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Downy Woodpecker. Canon 7D | 500/4.5 | f8 | ISO320

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Carolina Chickadee. Canon 7D | 500/4.5 | f5.6 | ISO640

White-breasted Nuthatch. Canon 7D | 500/4.5 | Canon 580ex fill flash at -2 FEC

White-breasted Nuthatch. Canon 7D | 500/4.5 | Canon 580ex fill flash at -2 FEC

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Ruby-throated Hummingbird. Canon 7D | ISO 200 | 70-200/2.8

Pine Warbler.  Canon 7D | 500/4.5mm | f7.1 | ISO 800

Pine Warbler. Canon 7D | 500/4.5mm | f7.1 | ISO 800

Tufted Titmouse. Canon 7D | 500/4.5mm |f7.1 | ISO 800

Tufted Titmouse. Canon 7D | 500/4.5mm |f7.1 | ISO 800

Eastern Phoebe.  Canon 7D | 500/4.5 | f7.1 |ISO 800

Eastern Phoebe. Canon 7D | 500/4.5 | f7.1 |ISO 800

The images below are from my old suburban backyard in Texas, taken by myself or one of my children.

Black-crested Titmouse. Canon 1DsMkII | 500/4.5 | f 5.6 | ISO 200

Black-crested Titmouse. Canon 1DsMkII | 500/4.5 | f 5.6 | ISO 200

Yellow Sunflower: Flowering Plants Category.

Yellow Sunflower: Flowering Plants Category.

Canon 7D | 50/1.8 @ f18 | 30 sec exposure | ISO 200

Canon 7D | 50/1.8 @ f18 | 30 sec exposure | ISO 200

Butterfly. Canon 1DMkII | 135/2.0 + extension tube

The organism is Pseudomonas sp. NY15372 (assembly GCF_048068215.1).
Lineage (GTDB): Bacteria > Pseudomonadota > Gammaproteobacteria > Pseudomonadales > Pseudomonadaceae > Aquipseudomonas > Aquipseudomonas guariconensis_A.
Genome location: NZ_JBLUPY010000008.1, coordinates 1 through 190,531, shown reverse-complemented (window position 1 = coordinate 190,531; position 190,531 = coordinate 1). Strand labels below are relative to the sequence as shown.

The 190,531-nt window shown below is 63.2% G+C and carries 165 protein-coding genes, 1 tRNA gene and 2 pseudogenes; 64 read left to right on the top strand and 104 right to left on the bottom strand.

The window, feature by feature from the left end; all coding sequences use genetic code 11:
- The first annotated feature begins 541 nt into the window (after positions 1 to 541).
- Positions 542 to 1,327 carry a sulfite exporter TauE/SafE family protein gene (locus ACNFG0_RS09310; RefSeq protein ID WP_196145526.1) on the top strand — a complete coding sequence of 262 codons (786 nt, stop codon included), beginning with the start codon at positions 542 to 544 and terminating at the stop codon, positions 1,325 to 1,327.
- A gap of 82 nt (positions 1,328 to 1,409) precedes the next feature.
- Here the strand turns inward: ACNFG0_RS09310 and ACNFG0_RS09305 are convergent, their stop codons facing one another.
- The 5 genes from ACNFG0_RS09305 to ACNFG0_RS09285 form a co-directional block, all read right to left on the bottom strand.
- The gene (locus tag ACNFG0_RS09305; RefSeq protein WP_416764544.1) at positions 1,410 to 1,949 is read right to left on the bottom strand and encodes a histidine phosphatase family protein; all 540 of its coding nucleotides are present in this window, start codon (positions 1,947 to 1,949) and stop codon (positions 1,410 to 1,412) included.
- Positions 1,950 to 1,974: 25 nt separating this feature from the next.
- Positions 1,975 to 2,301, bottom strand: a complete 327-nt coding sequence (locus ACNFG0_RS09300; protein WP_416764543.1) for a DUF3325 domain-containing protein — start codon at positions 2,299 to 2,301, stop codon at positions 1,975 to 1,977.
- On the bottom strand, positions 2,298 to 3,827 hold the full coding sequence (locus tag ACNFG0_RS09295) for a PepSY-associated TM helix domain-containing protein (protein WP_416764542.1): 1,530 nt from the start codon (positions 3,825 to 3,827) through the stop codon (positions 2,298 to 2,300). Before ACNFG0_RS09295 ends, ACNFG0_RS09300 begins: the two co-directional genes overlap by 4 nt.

Butterfly. Canon 1DMkII | 135/2.0 + extension tube

House Sparrow. Canon 1DsMkII | 500/4.5 | f5 | ISO 200

House Sparrow. Canon 1DsMkII | 500/4.5 | f5 | ISO 200

White-winged Dove. Canon 1DsMkII | 500/4.5 | f 6.3 | ISO 200

White-winged Dove. Canon 1DsMkII | 500/4.5 | f 6.3 | ISO 200

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ImageSpotlight: White-breasted Nuthatch & Tufted Titmouse

Decided to stay home this Sunday afternoon and given how nice the day was, figured I’d spend some time in the back woods with my camera. Lots of birds in the area and these two featured here were frequent visitors. All images shot with a Canon 7D, 500/4.5, f8, ISO400. Click on each image for sharper view.

Until next time, good light and keep shooting. –KEVIN

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Birds On An Icy Perch

Tufted Titmouse. Canon 7D | 500/4.5mm |f7.1 | ISO 800

Tufted Titmouse. Canon 7D | 500/4.5mm |f7.1 | ISO 800